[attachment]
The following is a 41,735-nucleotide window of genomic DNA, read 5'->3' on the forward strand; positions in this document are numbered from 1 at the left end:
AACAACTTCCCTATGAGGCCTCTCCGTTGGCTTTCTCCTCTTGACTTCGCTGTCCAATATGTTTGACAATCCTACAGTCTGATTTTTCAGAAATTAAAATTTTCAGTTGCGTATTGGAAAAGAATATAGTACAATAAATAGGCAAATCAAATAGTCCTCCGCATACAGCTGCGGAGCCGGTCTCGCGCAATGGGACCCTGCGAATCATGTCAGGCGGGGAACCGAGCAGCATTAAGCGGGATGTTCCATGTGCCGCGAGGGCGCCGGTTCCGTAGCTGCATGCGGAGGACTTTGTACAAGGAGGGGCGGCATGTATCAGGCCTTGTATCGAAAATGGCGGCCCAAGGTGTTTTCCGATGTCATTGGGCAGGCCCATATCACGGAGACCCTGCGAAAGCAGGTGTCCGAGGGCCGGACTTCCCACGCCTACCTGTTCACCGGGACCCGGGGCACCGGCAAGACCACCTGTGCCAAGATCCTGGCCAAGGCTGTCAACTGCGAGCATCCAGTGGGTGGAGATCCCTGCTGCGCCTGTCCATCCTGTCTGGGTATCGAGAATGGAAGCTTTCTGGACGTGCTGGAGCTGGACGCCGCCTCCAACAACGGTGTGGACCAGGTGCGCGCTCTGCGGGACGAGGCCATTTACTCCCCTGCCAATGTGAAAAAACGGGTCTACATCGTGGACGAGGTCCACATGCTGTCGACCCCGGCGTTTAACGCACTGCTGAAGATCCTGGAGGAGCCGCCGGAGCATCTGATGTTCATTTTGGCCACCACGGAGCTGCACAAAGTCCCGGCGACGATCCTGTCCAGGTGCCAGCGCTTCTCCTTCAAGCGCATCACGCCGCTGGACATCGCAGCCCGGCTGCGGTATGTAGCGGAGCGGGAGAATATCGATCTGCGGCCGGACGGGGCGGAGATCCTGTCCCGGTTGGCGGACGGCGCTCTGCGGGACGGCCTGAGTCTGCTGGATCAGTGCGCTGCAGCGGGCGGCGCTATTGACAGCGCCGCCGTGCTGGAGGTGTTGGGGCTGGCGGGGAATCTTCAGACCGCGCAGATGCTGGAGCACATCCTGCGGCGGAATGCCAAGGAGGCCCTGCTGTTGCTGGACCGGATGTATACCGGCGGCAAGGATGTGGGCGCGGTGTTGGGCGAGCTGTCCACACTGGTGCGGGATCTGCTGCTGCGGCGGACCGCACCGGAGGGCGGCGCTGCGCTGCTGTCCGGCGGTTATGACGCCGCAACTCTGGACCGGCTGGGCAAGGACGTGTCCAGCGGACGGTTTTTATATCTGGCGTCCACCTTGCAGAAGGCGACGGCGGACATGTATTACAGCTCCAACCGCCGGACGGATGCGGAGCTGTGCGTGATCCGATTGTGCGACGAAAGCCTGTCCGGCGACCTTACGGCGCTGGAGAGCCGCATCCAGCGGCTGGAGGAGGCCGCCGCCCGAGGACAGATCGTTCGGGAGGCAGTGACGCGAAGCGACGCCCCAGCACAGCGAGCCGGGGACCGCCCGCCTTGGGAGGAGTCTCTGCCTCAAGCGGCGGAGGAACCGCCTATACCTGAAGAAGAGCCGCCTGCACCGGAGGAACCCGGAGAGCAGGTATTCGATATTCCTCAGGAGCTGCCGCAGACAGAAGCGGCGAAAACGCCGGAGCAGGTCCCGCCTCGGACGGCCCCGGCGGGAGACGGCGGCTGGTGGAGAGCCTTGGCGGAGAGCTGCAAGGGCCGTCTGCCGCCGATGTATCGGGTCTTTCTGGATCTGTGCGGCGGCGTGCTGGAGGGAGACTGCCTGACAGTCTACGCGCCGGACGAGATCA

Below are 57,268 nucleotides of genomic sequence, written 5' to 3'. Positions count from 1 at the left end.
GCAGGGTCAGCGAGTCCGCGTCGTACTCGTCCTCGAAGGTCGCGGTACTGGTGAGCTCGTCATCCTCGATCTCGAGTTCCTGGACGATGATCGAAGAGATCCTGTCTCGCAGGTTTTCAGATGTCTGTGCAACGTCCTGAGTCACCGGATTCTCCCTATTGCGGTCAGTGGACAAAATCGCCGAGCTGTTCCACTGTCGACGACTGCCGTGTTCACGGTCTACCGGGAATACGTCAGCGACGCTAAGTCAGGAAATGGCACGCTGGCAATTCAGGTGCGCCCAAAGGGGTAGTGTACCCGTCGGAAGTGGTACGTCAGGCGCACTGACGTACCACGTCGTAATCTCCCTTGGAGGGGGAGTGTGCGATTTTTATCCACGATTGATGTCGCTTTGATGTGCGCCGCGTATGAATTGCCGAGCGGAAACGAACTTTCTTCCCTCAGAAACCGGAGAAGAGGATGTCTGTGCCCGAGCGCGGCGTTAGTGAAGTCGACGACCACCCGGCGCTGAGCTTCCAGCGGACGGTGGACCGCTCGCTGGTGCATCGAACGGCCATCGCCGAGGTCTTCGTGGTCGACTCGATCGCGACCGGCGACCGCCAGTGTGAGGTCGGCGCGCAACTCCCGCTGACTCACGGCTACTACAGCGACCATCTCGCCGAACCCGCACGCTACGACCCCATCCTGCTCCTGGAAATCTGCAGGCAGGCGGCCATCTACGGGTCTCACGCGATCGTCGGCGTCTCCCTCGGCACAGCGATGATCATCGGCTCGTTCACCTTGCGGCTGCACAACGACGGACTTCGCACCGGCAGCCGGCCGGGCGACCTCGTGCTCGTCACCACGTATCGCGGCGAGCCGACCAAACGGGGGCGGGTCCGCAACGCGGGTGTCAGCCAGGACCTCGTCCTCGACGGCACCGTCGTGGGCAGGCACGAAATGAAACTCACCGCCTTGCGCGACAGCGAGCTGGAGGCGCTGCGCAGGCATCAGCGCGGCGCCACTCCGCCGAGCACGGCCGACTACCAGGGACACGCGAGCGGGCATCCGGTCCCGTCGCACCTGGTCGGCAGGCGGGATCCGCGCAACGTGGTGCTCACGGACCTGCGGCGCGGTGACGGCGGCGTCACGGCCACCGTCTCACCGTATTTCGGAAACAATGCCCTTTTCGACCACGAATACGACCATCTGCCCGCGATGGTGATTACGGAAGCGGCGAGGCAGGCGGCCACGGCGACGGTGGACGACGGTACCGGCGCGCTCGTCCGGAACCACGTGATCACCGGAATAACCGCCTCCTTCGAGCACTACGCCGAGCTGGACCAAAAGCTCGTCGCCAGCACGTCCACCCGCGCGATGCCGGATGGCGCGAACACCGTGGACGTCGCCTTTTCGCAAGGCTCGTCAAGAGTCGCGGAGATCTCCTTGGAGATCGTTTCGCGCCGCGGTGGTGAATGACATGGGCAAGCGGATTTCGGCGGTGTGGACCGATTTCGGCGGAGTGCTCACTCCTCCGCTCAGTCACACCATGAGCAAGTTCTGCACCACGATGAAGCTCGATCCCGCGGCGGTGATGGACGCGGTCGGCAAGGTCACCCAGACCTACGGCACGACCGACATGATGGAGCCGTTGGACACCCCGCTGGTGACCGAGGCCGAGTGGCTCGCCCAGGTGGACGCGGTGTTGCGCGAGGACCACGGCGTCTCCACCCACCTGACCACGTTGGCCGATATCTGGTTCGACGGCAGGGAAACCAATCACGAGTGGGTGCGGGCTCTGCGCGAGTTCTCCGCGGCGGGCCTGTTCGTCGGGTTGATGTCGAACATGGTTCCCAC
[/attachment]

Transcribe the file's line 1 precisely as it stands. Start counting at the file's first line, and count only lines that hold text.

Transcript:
The following is a 41,735-nucleotide window of genomic DNA, read 5'->3' on the forward strand; positions in this document are numbered from 1 at the left end: